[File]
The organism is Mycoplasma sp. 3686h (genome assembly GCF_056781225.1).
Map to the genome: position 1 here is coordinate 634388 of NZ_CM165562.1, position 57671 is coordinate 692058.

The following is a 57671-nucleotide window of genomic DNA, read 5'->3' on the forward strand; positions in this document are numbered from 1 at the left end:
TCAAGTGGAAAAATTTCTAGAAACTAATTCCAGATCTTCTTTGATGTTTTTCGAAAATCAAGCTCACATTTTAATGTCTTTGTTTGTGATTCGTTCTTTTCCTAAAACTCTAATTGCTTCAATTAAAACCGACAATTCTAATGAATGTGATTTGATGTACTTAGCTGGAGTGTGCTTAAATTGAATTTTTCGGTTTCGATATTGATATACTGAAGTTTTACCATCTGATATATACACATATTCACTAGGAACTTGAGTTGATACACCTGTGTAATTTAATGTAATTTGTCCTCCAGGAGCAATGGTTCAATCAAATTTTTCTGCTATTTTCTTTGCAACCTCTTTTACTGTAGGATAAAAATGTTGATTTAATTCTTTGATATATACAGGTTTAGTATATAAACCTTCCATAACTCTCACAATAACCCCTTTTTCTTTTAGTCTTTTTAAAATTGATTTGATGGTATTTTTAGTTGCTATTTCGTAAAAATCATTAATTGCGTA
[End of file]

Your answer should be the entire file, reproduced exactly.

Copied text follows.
The organism is Mycoplasma sp. 3686h (genome assembly GCF_056781225.1).
Map to the genome: position 1 here is coordinate 634388 of NZ_CM165562.1, position 57671 is coordinate 692058.

The following is a 57671-nucleotide window of genomic DNA, read 5'->3' on the forward strand; positions in this document are numbered from 1 at the left end:
TCAAGTGGAAAAATTTCTAGAAACTAATTCCAGATCTTCTTTGATGTTTTTCGAAAATCAAGCTCACATTTTAATGTCTTTGTTTGTGATTCGTTCTTTTCCTAAAACTCTAATTGCTTCAATTAAAACCGACAATTCTAATGAATGTGATTTGATGTACTTAGCTGGAGTGTGCTTAAATTGAATTTTTCGGTTTCGATATTGATATACTGAAGTTTTACCATCTGATATATACACATATTCACTAGGAACTTGAGTTGATACACCTGTGTAATTTAATGTAATTTGTCCTCCAGGAGCAATGGTTCAATCAAATTTTTCTGCTATTTTCTTTGCAACCTCTTTTACTGTAGGATAAAAATGTTGATTTAATTCTTTGATATATACAGGTTTAGTATATAAACCTTCCATAACTCTCACAATAACCCCTTTTTCTTTTAGTCTTTTTAAAATTGATTTGATGGTATTTTTAGTTGCTATTTCGTAAAAATCATTAATTGCGTA